Magazine article The Spectator

What Happens When a Broadsheet Editor Loses His Marbles

Magazine article The Spectator

What Happens When a Broadsheet Editor Loses His Marbles

Article excerpt

One of the casualties of the election campaign, now mercifully ending, has been the reputation of the Guardian as a serious newspaper. The problem goes back some time. The `cash for questions' story, it will be remembered, was originally published by the Sunday Times, before it was taken up by the Guardian's former editor, Peter Preston. The Sunday Times treated it like any other major story, to be pursued or forgotten entirely on its merits as news. But for Preston, stories such as these became an obsession, a substitute for political conviction, and a personal vendetta against certain MPs, notably the (then) Cabinet minister, Jonathan Aitken. In order to 'get' Aitken, he slipped into the toils of Mohamed Fayed, the man at the centre of the corruption scandal.

The precise relationship of Preston and the Guardian to Fayed may never be known, but it was - and is - of such a nature that the paper, while pursuing with relentless ferocity the MPs whom Fayed is supposed to have paid, or bribed, or corrupted, felt unable to publish a word of criticism about the paymaster who was responsible for the scandal in the first place. This moral anomaly was compounded by the fact that Fayed has a record of deceit and lying in his acquisition of Harrods. It is typical of Preston's dealing with this bad man that Fayed led him into forging a letter from Aitken, together with the signature of a civil servant, on purloined writing-paper.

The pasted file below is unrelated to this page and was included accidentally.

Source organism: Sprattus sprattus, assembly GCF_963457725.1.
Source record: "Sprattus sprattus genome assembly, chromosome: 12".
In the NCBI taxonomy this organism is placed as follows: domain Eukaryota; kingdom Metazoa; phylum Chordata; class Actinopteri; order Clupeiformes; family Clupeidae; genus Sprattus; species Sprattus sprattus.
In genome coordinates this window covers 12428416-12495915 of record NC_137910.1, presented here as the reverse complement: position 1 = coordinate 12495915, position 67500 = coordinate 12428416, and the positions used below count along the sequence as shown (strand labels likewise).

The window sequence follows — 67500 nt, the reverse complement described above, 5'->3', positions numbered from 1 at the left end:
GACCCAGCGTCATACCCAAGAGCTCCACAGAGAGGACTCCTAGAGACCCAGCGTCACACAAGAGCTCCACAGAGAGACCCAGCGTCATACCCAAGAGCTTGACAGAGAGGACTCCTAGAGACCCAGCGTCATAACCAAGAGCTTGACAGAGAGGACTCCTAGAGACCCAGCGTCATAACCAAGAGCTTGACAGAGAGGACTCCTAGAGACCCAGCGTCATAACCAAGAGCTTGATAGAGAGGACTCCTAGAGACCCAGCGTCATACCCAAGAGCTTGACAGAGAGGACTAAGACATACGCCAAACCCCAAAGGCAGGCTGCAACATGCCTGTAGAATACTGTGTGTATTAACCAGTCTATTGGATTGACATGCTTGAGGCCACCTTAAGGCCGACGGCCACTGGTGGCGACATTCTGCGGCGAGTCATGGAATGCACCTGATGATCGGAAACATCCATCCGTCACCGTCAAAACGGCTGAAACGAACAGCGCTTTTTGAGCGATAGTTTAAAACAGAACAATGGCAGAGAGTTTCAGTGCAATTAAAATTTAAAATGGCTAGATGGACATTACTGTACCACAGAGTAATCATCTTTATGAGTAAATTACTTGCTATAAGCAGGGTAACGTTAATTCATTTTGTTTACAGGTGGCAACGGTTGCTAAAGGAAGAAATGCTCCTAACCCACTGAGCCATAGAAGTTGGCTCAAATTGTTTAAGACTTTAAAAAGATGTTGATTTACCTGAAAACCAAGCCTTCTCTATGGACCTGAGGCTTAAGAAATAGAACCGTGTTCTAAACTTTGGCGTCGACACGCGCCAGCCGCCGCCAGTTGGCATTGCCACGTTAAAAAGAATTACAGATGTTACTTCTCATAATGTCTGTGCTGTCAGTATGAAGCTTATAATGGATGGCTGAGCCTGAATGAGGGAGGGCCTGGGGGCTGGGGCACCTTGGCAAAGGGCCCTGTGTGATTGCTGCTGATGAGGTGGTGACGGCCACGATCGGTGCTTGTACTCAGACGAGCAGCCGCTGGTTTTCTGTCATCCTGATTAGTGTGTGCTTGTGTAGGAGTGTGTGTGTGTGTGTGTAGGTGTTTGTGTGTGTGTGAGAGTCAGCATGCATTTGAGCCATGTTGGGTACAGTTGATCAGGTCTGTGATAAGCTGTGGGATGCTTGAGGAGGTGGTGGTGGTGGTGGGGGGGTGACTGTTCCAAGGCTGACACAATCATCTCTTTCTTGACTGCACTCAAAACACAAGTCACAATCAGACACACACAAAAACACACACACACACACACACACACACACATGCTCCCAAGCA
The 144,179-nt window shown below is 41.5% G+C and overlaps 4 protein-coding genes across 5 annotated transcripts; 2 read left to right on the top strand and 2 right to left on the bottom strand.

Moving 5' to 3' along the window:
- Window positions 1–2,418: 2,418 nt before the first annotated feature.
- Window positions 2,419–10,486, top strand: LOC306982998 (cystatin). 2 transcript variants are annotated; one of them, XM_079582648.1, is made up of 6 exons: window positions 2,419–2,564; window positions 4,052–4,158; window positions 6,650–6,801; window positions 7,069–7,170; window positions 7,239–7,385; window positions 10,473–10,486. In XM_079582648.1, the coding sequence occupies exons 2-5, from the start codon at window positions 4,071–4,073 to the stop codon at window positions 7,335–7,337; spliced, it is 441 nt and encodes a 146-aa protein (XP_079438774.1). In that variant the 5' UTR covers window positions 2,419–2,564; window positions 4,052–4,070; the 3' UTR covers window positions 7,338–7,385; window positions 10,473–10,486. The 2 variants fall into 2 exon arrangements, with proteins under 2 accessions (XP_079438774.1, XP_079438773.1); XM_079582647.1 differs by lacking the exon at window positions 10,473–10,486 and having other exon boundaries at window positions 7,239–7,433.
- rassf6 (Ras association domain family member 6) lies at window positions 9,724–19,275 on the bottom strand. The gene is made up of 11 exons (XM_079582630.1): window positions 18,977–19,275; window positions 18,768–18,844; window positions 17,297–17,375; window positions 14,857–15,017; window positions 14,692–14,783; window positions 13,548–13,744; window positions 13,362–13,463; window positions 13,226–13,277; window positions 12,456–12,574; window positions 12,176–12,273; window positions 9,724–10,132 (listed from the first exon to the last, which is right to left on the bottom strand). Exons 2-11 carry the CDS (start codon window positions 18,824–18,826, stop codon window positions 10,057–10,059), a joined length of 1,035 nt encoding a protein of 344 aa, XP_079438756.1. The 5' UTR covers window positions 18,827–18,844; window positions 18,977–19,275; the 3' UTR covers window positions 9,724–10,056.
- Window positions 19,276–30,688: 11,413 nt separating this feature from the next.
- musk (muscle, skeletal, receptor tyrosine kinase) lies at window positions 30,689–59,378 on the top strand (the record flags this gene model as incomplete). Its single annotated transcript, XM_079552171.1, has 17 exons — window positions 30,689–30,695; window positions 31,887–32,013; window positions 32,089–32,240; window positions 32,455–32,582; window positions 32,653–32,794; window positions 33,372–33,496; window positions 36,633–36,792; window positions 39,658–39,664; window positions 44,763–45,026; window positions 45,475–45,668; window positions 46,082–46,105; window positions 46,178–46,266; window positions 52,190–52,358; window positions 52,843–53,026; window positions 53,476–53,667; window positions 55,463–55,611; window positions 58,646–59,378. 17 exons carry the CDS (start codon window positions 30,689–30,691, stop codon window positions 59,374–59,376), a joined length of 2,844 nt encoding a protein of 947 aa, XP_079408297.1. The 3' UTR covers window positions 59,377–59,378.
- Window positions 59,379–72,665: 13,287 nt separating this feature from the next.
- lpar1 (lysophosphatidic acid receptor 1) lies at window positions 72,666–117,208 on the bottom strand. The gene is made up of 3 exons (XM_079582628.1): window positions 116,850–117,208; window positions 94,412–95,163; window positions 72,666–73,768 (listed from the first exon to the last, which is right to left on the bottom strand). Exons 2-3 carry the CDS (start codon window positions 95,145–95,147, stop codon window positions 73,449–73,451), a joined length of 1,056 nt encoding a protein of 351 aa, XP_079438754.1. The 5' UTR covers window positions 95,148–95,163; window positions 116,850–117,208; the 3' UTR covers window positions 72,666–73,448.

Preston's forgery, and his reprehensible attempt to laugh off the revelation that a senior member of his staff had taken money from the KGB, finally brought about his downfall. The comatose Scott Trust, which is supposed to look after the Guardian's morals, woke up to its responsibilities. It first pushed the wretched man upstairs, then off the bridge altogether. His successor, Alan Rusbridger, thus had the opportunity to kick the paper's habit of Fayed-dependency and start with a clean sheet. In particular, Rusbridger would have been wise to disengage from Aitken and settle out of court his impending libel action, which seems likely to cost the paper huge sums. Unfortunately, Rusbridger was brought up (if that is the term) as a gossip columnist, and suffers from the deformations professionelles of the trade: a taste for malice, a cavalier approach to the truth and a weakness for pursuing vendettas. He not only decided to continue the Aitken action to the end but fought an even more savage litigational battle with another MP whom Fayed had fingered, Neil Hamilton.

For a time Rusbridger's tactics appeared to have brought results, since Hamilton ran into technical legal difficulties and out of cash, and was forced to abandon his suit. But it was at this point that Rusbridger lost his marbles. Intoxicated with forensic firewater and the exuberance of his own righteousness, and feeling free from all legal restraints now that Hamilton was penniless, he launched into a front-page characterassassination of the unfortunate man (splash headline: 'A Liar and a Cheat') which was wholly disproportionate to his offences, even had they been proven, and which was the clearest example of the abuse of press power in living memory. Not content with that, Rusbridger, to bolster his case against Hamilton, which is far less solid than he likes to persuade himself, published a partial and tendentious selection of evidence from the still-embargoed Downey report, in clear breach of his paper's undertaking and in defiance of parliament. …

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